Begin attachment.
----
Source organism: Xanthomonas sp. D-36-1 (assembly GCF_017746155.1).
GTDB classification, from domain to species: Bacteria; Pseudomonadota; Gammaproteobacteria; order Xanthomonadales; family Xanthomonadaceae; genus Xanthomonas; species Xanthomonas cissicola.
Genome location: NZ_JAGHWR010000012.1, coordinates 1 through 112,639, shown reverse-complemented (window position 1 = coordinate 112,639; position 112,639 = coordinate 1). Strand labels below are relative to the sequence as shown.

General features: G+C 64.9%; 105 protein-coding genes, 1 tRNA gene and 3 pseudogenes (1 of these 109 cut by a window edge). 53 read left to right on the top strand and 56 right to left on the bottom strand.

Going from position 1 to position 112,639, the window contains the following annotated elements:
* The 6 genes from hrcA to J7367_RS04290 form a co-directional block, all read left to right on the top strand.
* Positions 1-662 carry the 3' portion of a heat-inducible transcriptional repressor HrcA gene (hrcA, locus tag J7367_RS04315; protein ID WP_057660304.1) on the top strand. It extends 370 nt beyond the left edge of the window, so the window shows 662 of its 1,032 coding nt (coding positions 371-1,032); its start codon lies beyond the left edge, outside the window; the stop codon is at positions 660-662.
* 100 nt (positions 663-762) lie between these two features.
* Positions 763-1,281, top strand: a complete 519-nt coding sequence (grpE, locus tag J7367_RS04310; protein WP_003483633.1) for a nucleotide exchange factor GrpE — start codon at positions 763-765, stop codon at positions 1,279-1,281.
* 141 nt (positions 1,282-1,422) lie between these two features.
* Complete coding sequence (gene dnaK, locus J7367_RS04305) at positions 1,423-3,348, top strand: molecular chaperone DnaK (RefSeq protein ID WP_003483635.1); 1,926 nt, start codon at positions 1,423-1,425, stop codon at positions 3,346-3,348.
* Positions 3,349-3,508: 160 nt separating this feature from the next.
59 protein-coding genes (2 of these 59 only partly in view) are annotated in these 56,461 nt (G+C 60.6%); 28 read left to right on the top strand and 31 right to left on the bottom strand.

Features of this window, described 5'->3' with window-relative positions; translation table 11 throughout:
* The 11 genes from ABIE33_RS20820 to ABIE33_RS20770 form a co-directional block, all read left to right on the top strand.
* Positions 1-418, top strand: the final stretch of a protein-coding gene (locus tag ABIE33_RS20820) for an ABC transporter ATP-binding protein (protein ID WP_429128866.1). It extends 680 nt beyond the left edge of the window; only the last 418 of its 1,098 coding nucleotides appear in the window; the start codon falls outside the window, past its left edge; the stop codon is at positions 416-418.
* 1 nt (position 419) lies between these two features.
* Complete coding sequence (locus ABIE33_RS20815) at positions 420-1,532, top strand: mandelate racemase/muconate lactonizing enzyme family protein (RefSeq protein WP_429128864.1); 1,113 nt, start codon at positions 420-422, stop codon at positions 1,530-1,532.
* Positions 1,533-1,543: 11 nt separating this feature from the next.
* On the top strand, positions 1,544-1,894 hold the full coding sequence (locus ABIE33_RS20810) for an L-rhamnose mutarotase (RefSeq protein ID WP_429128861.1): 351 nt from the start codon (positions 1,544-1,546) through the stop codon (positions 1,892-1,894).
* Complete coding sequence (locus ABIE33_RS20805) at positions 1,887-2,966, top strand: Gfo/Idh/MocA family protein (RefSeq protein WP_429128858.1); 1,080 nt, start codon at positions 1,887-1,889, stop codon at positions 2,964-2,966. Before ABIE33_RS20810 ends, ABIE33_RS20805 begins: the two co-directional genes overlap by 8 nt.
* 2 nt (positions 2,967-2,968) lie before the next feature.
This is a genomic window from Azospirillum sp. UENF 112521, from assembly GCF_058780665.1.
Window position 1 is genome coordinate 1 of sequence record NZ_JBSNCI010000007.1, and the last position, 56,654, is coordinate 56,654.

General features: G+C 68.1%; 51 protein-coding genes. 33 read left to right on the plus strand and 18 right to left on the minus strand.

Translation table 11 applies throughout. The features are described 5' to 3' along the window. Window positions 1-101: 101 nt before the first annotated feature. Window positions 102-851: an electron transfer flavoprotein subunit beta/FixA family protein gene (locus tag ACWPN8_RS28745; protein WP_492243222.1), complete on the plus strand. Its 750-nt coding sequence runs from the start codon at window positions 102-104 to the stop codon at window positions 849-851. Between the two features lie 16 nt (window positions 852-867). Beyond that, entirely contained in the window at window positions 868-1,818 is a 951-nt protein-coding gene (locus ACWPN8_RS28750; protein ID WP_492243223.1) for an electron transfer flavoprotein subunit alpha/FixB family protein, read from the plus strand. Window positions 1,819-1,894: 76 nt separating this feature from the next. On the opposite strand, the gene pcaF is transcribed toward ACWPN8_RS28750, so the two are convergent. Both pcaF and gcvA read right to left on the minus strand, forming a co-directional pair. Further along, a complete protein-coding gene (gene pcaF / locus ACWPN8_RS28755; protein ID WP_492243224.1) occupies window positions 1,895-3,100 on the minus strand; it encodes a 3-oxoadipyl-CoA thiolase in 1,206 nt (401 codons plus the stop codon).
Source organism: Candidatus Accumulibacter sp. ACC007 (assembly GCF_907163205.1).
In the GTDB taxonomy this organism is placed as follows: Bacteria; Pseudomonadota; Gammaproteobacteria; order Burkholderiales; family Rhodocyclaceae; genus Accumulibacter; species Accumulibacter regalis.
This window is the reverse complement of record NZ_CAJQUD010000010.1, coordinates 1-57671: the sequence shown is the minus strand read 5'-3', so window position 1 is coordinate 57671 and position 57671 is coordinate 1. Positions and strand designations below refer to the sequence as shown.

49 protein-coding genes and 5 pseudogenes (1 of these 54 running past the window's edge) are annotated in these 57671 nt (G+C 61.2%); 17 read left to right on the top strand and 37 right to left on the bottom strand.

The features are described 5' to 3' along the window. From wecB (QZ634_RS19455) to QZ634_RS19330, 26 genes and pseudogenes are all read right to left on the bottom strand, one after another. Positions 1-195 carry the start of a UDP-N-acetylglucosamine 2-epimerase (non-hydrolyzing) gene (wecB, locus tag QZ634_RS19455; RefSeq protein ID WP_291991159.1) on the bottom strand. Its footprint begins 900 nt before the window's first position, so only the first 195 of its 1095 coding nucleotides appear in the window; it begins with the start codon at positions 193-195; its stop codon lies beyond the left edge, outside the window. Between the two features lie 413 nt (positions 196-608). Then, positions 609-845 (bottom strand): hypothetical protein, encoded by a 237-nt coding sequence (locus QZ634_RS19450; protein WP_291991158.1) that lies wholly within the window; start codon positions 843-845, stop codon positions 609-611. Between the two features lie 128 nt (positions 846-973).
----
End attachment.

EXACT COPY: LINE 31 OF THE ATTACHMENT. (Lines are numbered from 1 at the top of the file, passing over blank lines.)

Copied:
The features are described 5' to 3' along the window. From wecB (QZ634_RS19455) to QZ634_RS19330, 26 genes and pseudogenes are all read right to left on the bottom strand, one after another. Positions 1-195 carry the start of a UDP-N-acetylglucosamine 2-epimerase (non-hydrolyzing) gene (wecB, locus tag QZ634_RS19455; RefSeq protein ID WP_291991159.1) on the bottom strand. Its footprint begins 900 nt before the window's first position, so only the first 195 of its 1095 coding nucleotides appear in the window; it begins with the start codon at positions 193-195; its stop codon lies beyond the left edge, outside the window. Between the two features lie 413 nt (positions 196-608). Then, positions 609-845 (bottom strand): hypothetical protein, encoded by a 237-nt coding sequence (locus QZ634_RS19450; protein WP_291991158.1) that lies wholly within the window; start codon positions 843-845, stop codon positions 609-611. Between the two features lie 128 nt (positions 846-973).